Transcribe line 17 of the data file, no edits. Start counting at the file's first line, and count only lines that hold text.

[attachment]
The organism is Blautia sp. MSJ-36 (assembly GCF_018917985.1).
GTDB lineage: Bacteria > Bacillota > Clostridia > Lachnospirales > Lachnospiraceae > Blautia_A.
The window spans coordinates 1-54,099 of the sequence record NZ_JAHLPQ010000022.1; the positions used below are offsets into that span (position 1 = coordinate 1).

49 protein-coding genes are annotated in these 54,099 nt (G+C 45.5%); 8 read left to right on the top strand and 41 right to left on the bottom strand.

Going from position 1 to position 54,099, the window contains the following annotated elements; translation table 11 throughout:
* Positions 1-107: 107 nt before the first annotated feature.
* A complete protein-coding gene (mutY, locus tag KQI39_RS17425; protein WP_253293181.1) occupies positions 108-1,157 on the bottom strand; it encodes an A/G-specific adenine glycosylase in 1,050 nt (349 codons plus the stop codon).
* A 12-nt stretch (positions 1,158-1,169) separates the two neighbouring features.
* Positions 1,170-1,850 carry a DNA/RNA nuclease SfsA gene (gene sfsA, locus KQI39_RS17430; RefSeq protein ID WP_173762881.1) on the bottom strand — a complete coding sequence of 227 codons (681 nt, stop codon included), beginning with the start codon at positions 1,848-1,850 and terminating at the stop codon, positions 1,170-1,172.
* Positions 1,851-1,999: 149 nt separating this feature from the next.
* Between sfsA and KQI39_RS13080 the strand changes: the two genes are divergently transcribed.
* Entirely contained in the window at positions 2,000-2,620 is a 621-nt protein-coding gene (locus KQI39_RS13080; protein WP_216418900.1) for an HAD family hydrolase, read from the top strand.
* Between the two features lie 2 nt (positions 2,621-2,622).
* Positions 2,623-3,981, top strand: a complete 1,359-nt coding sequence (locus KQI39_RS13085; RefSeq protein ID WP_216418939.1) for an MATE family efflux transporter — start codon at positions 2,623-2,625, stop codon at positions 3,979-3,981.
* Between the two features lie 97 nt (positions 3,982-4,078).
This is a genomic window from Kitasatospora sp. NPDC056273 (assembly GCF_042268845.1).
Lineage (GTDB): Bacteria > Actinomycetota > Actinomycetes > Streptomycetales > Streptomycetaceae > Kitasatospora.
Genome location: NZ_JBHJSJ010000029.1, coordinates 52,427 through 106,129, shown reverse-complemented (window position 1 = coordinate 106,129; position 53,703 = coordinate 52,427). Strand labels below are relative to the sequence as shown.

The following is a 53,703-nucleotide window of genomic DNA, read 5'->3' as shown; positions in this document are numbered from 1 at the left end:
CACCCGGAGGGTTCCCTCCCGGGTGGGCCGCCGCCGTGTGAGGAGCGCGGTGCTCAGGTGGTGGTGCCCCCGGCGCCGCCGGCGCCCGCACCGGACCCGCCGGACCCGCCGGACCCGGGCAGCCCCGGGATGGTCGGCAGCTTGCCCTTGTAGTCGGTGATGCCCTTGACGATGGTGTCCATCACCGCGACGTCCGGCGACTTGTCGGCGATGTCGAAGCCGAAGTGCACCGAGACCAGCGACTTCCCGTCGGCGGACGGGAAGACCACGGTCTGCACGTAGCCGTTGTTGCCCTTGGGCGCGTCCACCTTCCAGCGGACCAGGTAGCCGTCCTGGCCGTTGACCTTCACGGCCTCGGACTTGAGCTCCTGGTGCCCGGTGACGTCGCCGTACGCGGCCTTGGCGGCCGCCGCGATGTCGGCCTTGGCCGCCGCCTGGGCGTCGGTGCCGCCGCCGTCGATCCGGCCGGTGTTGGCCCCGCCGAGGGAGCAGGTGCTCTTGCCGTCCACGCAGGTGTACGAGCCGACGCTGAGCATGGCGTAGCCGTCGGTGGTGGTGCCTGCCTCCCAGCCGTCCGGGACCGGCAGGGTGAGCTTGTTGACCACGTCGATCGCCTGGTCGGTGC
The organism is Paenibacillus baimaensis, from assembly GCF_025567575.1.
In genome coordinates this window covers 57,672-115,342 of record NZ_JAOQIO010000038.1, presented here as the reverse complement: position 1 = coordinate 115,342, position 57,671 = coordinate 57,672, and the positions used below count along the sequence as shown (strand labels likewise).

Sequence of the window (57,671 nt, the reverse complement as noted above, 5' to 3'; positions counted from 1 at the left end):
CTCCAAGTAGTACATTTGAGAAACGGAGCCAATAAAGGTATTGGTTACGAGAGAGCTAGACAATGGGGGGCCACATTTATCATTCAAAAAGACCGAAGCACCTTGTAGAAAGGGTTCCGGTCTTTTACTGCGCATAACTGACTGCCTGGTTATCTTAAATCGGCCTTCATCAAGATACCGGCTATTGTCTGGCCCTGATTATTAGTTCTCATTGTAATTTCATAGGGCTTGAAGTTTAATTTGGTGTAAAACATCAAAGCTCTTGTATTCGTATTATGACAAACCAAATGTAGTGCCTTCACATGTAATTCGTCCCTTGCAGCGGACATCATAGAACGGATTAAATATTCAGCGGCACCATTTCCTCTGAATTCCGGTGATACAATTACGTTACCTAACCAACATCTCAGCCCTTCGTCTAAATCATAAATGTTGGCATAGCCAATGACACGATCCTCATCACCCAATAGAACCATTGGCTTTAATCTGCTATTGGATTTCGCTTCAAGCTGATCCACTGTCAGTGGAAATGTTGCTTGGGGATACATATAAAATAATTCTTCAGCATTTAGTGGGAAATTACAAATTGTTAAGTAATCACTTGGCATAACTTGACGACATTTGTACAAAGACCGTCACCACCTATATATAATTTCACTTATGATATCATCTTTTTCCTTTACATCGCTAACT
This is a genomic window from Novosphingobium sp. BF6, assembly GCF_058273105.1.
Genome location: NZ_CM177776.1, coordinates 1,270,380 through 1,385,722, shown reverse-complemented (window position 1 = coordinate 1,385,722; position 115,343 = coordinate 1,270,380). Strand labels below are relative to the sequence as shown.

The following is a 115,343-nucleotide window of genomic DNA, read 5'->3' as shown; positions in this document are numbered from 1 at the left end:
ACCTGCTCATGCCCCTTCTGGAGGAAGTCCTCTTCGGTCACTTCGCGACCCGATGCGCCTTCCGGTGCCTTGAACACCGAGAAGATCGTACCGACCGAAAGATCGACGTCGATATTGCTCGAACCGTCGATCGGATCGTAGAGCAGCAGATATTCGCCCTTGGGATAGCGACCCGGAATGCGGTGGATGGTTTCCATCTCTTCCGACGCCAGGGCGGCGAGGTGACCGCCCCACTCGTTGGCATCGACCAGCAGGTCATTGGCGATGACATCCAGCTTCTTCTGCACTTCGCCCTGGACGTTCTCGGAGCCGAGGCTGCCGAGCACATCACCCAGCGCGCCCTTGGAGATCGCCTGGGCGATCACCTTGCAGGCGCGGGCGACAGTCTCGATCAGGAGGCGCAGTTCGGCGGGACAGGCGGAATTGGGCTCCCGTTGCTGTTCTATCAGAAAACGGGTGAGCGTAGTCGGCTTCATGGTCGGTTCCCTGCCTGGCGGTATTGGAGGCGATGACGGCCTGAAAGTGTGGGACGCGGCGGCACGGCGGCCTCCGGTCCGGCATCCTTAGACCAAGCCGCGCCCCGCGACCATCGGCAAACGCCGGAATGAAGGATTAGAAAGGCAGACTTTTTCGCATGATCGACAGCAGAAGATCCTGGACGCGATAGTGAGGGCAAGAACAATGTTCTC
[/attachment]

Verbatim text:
Lineage (GTDB): Bacteria > Actinomycetota > Actinomycetes > Streptomycetales > Streptomycetaceae > Kitasatospora.